By Anthony Faiola and Joohee Cho
Washington Post Foreign Service
Wednesday, October 11, 2006
SEOUL, Oct. 10 -- Like so many other South Koreans, Lee Won Son, a gaunt 97-year-old watchmaker, will remember Monday's professed nuclear test by North Korea as the day night began to fall on the "sunshine policy."
The policy, launched by Seoul, had since the late 1990s provided the impoverished North with financial benefits and a road map for national reunification. It had also offered tens of thousands of South Koreans the prospect of reuniting with their loved ones, relatives in the North who had been completely shut off from the world in the aftermath of the 1950-53 Korean War. For Lee, who in 1949 had left his family in the North to prepare for the new life they hoped for in the South, there was no greater prize the Pyongyang government could have offered.
But Monday's reported test cast a sudden chill on North-South relations, stalling Seoul's financial incentives to the North and indefinitely ending nearly eight years of emotive family reunions. Though about 13,000 families have briefly come together under the watchful eyes of North Korean guards, Lee's turn to glimpse the sons and daughters he last saw sleeping in their beds nearly 60 years ago had yet to come up. Aging and ailing, he said he now fears it never will.
"The joy I felt when I first signed up for the reunions was indescribable -- such elation at the thought of seeing even one of my children again," he said, slipping a bony finger under his watchmaker's monocle to dry his tears. "But the North Koreans have robbed me of my chance. They have tricked us and deceived us, using our hearts to open our wallets. All they wanted was South Korean money, and now they've tested this thing, this bomb. They have what they wanted and I've lost hope of ever seeing my family again."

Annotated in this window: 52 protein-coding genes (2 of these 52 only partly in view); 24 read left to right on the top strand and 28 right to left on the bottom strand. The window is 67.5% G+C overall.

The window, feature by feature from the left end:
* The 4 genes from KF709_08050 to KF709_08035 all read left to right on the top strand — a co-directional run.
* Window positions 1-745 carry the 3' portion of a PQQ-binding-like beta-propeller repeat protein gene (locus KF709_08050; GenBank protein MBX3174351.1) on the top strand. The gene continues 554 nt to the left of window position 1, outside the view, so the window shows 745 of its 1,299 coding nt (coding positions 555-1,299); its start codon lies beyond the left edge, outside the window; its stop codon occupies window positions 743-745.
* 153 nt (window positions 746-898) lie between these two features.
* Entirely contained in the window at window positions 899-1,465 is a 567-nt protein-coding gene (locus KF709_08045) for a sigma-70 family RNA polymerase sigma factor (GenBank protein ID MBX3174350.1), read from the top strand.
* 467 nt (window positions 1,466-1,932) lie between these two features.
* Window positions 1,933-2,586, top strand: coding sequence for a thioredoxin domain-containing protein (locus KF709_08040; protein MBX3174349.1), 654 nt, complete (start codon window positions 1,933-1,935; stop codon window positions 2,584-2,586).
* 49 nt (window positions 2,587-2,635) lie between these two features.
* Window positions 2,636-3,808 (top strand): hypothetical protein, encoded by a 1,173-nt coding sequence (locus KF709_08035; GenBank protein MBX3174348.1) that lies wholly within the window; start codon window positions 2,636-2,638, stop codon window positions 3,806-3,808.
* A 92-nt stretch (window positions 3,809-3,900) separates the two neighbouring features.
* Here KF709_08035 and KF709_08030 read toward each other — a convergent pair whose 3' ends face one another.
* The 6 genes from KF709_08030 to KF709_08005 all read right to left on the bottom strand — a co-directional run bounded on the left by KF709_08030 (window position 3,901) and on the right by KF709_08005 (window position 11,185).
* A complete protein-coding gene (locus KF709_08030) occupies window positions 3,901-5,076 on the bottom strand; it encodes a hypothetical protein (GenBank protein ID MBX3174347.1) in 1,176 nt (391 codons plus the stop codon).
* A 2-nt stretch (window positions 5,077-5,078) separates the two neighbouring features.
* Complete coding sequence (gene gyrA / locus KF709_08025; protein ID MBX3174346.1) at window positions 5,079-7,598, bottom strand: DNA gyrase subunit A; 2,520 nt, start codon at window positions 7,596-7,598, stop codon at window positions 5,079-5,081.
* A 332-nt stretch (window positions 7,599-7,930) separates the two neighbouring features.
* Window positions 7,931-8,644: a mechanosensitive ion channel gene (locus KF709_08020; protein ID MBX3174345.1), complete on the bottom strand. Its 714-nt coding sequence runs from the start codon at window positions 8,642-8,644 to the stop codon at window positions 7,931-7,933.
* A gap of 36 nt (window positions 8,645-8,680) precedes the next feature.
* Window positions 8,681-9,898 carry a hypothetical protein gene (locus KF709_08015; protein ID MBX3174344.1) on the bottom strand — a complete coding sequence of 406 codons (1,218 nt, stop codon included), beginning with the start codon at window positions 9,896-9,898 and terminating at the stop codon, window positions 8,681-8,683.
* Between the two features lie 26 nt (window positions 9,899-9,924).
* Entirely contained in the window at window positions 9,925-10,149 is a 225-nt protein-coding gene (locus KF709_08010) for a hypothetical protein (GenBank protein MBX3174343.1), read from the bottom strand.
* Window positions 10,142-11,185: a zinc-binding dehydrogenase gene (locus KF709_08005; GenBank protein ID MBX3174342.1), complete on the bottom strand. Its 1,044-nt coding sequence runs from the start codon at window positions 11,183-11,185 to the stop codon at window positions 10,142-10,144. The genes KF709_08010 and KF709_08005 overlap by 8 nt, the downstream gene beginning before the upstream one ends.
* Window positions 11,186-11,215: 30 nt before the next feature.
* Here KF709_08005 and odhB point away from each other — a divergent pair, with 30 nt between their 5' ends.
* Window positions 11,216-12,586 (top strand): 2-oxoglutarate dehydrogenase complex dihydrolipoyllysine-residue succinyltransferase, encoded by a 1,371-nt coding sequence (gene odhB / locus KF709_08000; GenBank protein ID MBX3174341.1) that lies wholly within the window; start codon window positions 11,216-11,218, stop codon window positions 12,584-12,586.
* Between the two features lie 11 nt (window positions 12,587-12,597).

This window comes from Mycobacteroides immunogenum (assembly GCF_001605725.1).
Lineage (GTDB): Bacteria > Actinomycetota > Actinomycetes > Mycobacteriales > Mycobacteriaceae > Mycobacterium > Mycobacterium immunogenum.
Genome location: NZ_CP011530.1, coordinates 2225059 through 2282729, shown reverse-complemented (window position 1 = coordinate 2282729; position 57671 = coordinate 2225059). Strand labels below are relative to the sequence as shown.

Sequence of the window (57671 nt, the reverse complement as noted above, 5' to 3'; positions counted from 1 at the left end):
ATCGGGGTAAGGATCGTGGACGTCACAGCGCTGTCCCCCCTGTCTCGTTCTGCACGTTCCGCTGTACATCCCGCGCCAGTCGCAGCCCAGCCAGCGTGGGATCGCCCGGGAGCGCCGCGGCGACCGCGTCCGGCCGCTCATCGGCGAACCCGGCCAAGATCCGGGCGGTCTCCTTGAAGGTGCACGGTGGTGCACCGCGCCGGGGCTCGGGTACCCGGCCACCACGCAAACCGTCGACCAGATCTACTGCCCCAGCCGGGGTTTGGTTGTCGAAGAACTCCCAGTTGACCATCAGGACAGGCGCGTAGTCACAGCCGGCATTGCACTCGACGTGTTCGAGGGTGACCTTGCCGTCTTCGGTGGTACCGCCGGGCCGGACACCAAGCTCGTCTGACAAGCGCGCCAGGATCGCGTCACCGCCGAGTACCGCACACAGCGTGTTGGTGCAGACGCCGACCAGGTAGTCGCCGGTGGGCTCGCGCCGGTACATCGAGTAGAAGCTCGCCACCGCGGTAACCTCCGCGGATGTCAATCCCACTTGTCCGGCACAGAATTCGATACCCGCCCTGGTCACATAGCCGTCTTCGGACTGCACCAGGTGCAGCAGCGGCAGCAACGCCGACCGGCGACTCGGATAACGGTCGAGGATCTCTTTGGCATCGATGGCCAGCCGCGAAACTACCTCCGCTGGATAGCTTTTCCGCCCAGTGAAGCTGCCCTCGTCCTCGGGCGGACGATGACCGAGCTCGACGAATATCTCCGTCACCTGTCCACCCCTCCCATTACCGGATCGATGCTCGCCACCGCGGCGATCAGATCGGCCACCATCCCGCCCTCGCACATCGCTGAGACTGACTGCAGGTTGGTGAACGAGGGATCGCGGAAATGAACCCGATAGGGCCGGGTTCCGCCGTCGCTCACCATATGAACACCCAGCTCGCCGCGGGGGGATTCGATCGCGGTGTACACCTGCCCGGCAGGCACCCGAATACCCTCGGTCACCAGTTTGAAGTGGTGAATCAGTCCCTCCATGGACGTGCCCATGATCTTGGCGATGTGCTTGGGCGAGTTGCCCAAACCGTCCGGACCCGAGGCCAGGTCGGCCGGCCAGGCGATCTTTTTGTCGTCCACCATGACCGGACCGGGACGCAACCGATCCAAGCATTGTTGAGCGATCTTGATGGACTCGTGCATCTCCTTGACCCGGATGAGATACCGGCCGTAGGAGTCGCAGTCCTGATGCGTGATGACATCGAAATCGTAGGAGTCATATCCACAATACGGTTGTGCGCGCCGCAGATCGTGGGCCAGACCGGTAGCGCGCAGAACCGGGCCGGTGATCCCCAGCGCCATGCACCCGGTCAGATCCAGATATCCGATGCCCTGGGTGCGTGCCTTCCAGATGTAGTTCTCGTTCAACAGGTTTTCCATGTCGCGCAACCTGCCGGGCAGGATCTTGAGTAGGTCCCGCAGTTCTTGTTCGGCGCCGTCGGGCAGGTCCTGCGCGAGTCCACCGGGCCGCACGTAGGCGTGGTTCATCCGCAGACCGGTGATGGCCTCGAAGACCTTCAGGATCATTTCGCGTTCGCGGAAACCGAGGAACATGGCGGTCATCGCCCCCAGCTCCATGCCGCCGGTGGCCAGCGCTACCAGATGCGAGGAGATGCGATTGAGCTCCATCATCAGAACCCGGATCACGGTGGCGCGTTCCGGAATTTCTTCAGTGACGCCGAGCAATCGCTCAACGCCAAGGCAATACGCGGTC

Lee's views echo the changing sentiments across South Korea in the wake of Monday's purported test, which was something of a national wake-up call in a country where the perception of a North Korean threat had all but evaporated after years of detente.
For North-South relations, the biggest potential casualty of the announced test appears to be the sunshine policy itself -- a concept fashioned by Kim Dae Jung, then South Korean president, in a historic bid to end Cold War tensions on the peninsula. Kim received the Nobel Peace Prize in 2000.
South Korean officials say it is too early to declare that detente is dead, noting that it may take as long as two weeks to determine whether the explosion detected in North Korea was indeed a nuclear test or merely a bizarre bluff using massive amounts of nonnuclear explosives. Officials also are waiting for the lead of the U.N. Security Council, which is considering sanctions against the North.
But for now, the South Korean government is taking the North's claim at face value, leaving many of the leading voices for detente here to express a profound sense of shock and betrayal. A number of them are calling for a complete review of the policy they had long held up as the cornerstone of Korea's eventual reunification. Many are advocating an accelerated policy of disengagement, which had already begun in the aftermath of the Pyongyang government's July 4 ballistic missile tests.
In the most significant step to date, President Roh Moo Hyun -- who had become South Korea's leading voice for engagement -- effectively acknowledged on Monday that the sunshine policy had failed.